The World Health Organization reports that Dengue, a mosquito-borne viral infection common in tropical and sub-tropical areas across the globe, has become increasingly prevalent in recent years, with about half the world’s population at risk of the disease. The WHO notes that a dengue vaccine is available for use in people between the ages of 9 and 45 who live in affected areas, but Sanofi Pasteur – the vaccine’s manufacturer – is now admitting that the “shot” is not guaranteed to prevent dengue, and could potentially create more issues than it solves.

Earlier this month, at a press conference in Manila, Philippines, Dr. Ng Su Peing, Sanofi’s global medical head, admitted that not only is the company’s vaccine, known as Dengvaxia, not necessarily effective at preventing the disease, but it can actually cause a previously uninfected person to get the virus. Even worse, it causes not just ordinary dengue fever, but severe dengue.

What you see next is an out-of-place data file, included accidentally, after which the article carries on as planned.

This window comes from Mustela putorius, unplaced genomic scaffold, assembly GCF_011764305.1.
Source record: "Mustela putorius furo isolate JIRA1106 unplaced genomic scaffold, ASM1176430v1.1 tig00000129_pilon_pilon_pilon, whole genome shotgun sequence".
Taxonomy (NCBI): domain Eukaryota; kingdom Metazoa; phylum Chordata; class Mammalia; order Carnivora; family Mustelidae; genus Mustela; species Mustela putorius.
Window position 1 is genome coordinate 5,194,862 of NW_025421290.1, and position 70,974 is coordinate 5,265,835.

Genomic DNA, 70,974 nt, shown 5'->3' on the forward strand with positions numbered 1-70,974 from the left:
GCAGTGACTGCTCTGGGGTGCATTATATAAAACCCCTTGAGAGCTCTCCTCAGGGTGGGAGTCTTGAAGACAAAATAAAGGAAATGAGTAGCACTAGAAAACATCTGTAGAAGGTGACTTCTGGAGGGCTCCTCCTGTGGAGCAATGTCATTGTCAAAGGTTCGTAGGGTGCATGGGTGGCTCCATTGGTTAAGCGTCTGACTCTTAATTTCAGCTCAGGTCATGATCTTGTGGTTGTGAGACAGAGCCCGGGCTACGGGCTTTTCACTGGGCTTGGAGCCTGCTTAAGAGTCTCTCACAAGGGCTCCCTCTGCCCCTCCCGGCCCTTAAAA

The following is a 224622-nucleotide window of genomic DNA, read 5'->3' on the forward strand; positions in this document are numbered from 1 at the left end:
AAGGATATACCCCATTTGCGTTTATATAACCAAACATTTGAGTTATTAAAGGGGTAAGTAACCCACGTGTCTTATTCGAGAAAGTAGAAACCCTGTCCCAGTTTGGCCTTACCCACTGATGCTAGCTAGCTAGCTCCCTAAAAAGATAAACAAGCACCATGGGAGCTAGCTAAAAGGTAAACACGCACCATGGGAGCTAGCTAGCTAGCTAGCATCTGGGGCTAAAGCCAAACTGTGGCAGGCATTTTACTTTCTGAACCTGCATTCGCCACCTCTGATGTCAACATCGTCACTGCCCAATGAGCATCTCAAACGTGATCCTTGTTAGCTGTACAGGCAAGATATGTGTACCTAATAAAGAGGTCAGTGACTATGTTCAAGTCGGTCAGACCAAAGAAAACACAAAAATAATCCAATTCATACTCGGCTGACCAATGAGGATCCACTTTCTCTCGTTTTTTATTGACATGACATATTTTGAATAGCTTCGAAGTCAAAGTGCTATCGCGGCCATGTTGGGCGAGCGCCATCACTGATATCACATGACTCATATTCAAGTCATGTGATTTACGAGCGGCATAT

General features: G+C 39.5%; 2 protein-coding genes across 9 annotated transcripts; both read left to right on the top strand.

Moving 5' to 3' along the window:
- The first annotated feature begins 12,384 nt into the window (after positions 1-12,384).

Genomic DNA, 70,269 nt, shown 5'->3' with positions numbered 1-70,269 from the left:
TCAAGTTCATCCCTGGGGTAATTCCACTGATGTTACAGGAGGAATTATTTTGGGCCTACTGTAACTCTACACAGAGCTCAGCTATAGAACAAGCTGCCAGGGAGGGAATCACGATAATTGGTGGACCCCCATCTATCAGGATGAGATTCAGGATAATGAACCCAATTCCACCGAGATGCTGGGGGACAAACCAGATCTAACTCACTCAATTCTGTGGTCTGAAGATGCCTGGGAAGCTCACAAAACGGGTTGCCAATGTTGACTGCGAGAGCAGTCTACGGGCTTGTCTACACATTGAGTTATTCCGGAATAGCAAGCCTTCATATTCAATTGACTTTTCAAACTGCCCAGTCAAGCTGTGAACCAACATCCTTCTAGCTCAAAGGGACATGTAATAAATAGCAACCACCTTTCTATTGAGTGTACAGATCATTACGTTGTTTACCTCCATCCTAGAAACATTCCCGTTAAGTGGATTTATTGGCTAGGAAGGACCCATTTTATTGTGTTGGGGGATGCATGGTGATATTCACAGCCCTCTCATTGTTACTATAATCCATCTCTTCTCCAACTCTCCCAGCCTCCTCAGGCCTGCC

A follow-up study five years after the initial trials showed that at least five more out of every 1,000 participants who had been vaccinated went on to develop dengue fever, while an additional two patients developed the more serious severe dengue, when compared to previously uninfected people who did not receive the vaccine.

The FDA has now suspended distribution of Dengvaxia in the Philippines.

Should that not make us wonder about all those other vaccines that they keep assuring us are safe and effective?

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